Lawmakers from Russia’s ruling party are proposing legislation that would allow authorities to block individual e-mail or online messenger users who circulate banned content, Reuters reported.
Members of the Duma say the bill, which is likely to alarm advocates of internet freedoms, is needed to combat a wave of hoax bomb threats that have been sporadically called in across the country in recent years.
According to the authors of the document, the e-mail services need to be extended to the laws applicable to instant messengers. To do this, they introduced the general concept of “organizer of the messaging service” and proposed to make appropriate changes to the Administrative Code, providing for the corresponding administrative responsibility of these service organizers, one of the lawmakers proposing the bill, Andrei Klishas told Russian media.
In particular, for “failure by the organizer of the instant messaging service to be established by the legislation of the Russian Federation on information, information technology and the protection of information obligations” the document proposes to introduce fines in the amount of 3,000 to 5,000 rubles ($46-$76) (for citizens), from 30,000 to 50,000 rubles ($460-$760) for officials, and from 800,000 to 1 million rubles ($12,360-$15,450) for legal entities.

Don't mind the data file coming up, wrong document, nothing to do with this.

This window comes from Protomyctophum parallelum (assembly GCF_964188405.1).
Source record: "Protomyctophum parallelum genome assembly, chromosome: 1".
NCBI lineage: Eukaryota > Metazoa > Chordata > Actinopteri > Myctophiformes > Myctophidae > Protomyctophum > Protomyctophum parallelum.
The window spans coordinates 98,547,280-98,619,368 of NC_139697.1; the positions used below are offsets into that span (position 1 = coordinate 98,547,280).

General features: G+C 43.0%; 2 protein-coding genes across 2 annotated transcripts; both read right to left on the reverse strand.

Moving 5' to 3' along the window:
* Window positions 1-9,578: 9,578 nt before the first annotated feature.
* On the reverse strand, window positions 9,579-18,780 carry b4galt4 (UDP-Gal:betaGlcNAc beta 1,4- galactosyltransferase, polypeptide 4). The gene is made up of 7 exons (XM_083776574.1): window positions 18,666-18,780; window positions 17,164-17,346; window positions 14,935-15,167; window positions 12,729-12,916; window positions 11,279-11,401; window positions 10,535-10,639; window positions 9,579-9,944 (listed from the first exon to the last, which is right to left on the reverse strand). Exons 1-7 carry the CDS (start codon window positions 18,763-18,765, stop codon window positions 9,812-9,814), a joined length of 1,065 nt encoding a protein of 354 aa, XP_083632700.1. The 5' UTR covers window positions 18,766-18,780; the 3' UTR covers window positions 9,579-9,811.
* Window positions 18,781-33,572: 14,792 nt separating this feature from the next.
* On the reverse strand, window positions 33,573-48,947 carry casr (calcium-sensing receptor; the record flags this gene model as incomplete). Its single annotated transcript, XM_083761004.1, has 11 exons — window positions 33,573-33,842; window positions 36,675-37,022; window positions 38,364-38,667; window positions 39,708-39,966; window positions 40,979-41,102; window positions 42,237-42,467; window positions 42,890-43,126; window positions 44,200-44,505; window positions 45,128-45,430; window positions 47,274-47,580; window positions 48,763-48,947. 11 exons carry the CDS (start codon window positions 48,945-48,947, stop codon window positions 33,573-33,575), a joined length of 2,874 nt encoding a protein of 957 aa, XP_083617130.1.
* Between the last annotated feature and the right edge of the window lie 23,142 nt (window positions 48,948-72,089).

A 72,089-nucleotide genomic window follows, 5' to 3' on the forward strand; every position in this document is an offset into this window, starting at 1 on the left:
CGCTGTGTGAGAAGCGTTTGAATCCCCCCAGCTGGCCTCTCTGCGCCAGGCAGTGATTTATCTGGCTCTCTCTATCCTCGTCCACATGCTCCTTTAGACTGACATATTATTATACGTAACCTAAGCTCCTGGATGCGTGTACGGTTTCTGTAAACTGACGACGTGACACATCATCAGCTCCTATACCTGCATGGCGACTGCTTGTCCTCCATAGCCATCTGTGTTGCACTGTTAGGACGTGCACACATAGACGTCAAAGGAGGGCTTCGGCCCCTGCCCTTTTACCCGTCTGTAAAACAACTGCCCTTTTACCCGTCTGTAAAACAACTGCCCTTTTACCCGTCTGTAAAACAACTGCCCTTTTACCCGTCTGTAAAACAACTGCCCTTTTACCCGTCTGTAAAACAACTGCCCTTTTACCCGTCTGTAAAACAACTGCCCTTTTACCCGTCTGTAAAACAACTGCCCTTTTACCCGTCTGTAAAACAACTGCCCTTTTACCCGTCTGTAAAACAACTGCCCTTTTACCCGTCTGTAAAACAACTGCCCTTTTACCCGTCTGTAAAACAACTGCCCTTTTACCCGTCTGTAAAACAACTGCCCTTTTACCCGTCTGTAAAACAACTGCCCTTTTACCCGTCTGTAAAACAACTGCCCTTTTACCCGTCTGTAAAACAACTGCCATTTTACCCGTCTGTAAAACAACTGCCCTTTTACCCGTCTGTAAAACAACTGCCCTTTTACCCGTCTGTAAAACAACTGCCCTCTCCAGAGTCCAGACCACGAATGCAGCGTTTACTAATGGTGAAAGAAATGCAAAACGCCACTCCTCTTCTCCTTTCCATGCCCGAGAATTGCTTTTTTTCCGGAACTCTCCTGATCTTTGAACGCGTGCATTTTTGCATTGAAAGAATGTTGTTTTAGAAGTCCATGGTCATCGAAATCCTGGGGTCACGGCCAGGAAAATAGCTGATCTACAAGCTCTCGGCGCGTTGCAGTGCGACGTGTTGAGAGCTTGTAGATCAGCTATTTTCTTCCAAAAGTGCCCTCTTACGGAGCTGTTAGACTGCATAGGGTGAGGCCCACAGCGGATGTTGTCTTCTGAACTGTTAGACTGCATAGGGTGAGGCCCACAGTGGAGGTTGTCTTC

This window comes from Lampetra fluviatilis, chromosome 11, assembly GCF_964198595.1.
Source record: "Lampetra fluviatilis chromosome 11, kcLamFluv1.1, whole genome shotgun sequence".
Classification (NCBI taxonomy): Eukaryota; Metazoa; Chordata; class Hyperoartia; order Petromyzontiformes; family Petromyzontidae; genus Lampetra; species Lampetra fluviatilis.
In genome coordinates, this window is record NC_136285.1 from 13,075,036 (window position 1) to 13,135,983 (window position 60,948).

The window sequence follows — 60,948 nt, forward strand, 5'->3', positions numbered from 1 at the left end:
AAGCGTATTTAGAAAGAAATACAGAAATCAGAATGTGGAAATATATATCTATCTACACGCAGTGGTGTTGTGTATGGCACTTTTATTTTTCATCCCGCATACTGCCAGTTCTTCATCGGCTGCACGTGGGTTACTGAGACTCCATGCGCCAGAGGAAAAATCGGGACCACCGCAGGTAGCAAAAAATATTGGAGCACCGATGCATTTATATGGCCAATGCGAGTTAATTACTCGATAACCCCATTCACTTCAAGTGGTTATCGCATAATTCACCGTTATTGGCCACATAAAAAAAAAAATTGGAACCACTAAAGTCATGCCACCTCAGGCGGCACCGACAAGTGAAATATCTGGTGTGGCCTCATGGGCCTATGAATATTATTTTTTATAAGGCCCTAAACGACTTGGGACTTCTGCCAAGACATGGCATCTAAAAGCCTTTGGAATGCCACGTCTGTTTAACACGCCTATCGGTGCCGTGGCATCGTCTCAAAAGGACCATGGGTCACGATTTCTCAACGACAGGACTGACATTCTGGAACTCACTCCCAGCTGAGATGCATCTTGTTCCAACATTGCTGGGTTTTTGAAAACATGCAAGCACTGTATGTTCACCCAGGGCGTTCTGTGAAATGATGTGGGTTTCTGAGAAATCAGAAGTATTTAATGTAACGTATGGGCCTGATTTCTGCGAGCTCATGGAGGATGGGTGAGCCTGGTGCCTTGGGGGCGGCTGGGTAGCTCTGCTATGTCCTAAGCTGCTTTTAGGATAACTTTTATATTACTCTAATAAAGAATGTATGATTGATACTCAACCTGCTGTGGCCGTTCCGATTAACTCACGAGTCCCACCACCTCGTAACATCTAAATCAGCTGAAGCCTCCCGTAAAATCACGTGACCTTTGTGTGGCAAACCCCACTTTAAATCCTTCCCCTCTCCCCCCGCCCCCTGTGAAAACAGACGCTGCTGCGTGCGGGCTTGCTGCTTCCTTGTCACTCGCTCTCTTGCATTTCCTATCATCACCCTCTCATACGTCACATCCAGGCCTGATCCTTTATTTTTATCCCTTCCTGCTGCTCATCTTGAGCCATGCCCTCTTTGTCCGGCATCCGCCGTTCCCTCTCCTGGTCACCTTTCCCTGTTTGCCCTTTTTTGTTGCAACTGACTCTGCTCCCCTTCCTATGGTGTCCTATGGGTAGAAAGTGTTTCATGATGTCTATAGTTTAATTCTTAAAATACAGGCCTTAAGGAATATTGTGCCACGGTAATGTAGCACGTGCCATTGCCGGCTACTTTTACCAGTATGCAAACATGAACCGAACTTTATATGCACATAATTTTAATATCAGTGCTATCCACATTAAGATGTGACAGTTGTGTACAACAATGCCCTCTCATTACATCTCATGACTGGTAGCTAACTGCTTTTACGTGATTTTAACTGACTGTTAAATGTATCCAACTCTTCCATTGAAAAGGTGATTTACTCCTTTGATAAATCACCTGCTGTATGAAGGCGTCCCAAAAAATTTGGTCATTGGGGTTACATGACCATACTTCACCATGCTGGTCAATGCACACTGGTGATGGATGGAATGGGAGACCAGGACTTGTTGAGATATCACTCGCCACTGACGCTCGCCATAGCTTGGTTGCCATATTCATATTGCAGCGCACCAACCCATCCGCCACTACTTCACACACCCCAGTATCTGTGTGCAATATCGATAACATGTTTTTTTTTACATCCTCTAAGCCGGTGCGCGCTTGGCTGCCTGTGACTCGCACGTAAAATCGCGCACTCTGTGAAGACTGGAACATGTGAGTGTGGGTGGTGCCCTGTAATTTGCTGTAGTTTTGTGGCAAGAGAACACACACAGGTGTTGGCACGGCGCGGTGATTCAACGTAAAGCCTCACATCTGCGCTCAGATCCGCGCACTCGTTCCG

Over the past five years, Russia has introduced tougher laws that require search engines to delete some search results, oblige messaging services to share encryption keys with security services, and make social networks store Russian users’ personal data on servers within the country.